Boudreau casts large shadow over Capitals vs. Rangers Game 4

Admittedly, the Washington Capitals vs. New York Rangers first-round series could have had a more compelling hook entering the 2011 Stanley Cup Playoffs.

The Capitals were a playoff disappointment last year, a reality TV star this year, and decided to turn their offensive stars into conservative, systematic drones for the sake of their coach's job playoff glory. The Rangers were a team that backed into the postseason and lost one of their key players (Ryan Callahan) to injury before the playoffs. The games promised to be tightly played, but without much sex appeal, despite the presence of Brooks Laich and Brandon Dubinsky's mustache.

Now? Game 4 has become an event, thanks to Capitals Coach Bruce Boudreau, the Rangers and their supporters.

It began on Sunday, when Boudreau ripped Madison Square Garden for being antiquated and quieter than the Verizon Center. It continued on Monday when Boudreau started working the officials about what he felt was a "dirty" hit on Mike Green by Marc Staal. He also claimed Brandon Prust left his feet on an attempt to hit Green. Keep in mind Green missed 20 games — out until the playoffs — after suffering a concussion on a Derek Stepan hit on Feb. 25.

Thus began a rebuttal by the Rangers faithful that stretched from the bench to the NHL boardroom.

Rangers Coach John Tortorella was asked about Boudreau's contention that Green was being targeted, and said via Rangers Rants:

"Our mindset is we're just focusing on what we need to do, which is playing the right way and getting ready for Game 4," Tortorella said. "We have confidence in the league and confidence in the officials that they won't be influenced by all the whining going on.

"We're going to go about our business, that is the mindset," Tortorella said. "We're not getting into any convoluted thinking."

So, will the League be influenced? From Larry Brooks of the NY Post:

The Rangers coach, who said Boudreau was "whining," would be pleased to learn NHL VP Colin Campbell has his back on this one.

"All I can say is we watch all plays and hits to determine what is acceptable and what crosses the line," Campbell wrote in an e-mail to the Post's Mark Everson. "We don't need Mr. Boudreau's help."

(NHL VP and former New York Rangers coach, Colin Campbell. Man, this tin foil hat is itchy …)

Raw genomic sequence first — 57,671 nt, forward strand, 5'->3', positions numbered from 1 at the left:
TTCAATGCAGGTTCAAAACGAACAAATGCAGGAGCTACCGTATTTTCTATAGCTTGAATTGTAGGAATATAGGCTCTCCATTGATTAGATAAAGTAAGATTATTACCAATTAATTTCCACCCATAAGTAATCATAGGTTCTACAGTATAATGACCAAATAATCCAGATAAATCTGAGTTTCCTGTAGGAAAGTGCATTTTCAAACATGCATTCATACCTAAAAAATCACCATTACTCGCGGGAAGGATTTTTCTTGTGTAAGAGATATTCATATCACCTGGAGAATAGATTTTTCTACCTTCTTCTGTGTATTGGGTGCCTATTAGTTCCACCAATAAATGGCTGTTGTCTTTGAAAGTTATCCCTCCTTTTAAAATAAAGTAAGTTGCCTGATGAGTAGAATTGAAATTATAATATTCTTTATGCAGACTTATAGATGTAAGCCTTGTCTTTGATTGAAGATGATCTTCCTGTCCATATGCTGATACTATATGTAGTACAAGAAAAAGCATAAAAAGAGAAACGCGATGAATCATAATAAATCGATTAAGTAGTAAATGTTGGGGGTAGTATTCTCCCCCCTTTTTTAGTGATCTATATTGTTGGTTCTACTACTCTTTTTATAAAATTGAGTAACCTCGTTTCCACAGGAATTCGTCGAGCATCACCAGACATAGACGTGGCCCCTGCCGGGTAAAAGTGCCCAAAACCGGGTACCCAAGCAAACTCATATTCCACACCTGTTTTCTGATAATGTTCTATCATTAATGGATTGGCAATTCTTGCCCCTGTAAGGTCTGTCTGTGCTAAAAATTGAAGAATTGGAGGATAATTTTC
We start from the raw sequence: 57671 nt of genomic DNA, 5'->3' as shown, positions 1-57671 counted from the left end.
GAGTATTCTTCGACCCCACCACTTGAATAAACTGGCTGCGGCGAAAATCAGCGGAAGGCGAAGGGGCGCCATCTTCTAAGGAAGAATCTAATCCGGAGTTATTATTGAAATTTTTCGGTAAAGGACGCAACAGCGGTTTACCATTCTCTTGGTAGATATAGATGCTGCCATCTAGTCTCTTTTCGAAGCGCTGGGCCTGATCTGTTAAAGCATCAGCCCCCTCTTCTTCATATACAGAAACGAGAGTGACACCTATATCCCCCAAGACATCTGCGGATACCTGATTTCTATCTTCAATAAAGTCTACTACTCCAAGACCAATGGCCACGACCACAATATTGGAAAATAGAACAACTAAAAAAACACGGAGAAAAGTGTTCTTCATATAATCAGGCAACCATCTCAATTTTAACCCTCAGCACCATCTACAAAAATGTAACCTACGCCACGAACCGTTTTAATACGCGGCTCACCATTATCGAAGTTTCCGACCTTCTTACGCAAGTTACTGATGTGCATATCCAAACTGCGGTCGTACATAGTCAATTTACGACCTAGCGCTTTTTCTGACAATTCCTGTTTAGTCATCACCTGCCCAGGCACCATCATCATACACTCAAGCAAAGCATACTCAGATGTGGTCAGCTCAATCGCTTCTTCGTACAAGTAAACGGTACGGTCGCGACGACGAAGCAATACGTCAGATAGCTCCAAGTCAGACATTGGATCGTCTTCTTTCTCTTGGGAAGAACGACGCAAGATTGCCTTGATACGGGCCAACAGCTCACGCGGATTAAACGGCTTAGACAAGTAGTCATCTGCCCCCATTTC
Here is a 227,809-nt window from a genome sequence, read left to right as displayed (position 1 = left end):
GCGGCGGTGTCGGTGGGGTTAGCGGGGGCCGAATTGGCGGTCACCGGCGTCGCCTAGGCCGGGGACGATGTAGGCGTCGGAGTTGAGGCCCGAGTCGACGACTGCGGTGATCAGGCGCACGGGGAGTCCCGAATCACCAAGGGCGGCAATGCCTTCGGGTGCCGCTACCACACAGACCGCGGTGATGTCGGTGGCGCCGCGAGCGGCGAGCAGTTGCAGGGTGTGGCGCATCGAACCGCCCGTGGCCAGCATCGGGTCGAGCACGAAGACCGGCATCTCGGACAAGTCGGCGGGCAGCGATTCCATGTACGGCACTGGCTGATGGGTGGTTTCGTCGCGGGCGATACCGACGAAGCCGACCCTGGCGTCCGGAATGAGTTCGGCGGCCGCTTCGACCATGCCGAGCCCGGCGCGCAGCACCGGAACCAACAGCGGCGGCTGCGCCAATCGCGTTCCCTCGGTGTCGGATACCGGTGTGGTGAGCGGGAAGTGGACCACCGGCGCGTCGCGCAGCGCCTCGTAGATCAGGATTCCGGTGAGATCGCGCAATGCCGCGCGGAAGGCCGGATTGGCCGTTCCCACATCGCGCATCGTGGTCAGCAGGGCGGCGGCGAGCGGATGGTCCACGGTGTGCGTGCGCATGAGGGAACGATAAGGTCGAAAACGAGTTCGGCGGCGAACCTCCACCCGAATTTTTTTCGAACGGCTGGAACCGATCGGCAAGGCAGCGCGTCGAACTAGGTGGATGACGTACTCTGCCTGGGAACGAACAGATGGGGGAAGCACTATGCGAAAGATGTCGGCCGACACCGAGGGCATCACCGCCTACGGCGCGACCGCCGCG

So, suddenly, this series is less about the Capitals and Rangers heading into a Game 4 with the Rangers trailing by a game, than it is Boudreau vs. all of MSG. And blogger Steven Ovadia believes that's a bad signal coming from the coach to his players:

And the thing of it is, players know all of this. A team knows when a coach is trying to divert attention away from their play. So while Boudreau definitely accomplished his mission of getting reporters talking about what he said, one has to wonder about the psychological damage the move inflicted on his own team. Are the Capitals going to go into game four, on the road, against a physically tough team, thinking their coach is worried about their ability to win? Is it healthy for the Capitals to worry their coach is worried about the calls they are and are not getting?

When a team is down three games to none or one, it makes sense for the coach to try and change the media conversation, just to give a psychologically weakened team a little bit of breathing room. But I can't for the life of me think of why a number one seed that's beating the eight seed would act like it hasn't been the better team in the playoffs.

Can't agree with that one. He's working the refs. It's a time-honored tradition whether you're winning or losing a series. The first marginal roughing call that goes against the Rangers, where do you think the MSG cameras are pointing? (Hint: He had sauce on his face during "24/7".)

The Capitals have been the better team in the series, but the Rangers have hung tough and gave Henrik Lundqvist more support in Game 3 than they had in DC.

Rangers Rants Three Keys to the Game:

1. Build on momentum: The Rangers have an excellent chance to plant doubt in the Capitals' collective psyche. To do so, the Rangers must be even more physical and get more traffic to the net than they did in their Game 3 win.
2. Stay disciplined: The Rangers can't give the referees any reason to dole out make-up calls after Capitals coach Bruce Boudreau made it clear he was unhappy the Rangers had seven power-play chances and the Capitals just three in Game 3.
3. Contain Ovechkin: Capitals LW Alex Ovechkin scored his second goal of the series in Game 3 but it came on his only shot. The Rangers, particularly defensemen Marc Staal and Dan Girardi, must continue to take away his skating space.

The eyes are going to be on the refs and the Capitals coach tonight; at the end of Game 4, they could be on a 2-2 series, heading back to a land of sweaty palms in D.C.

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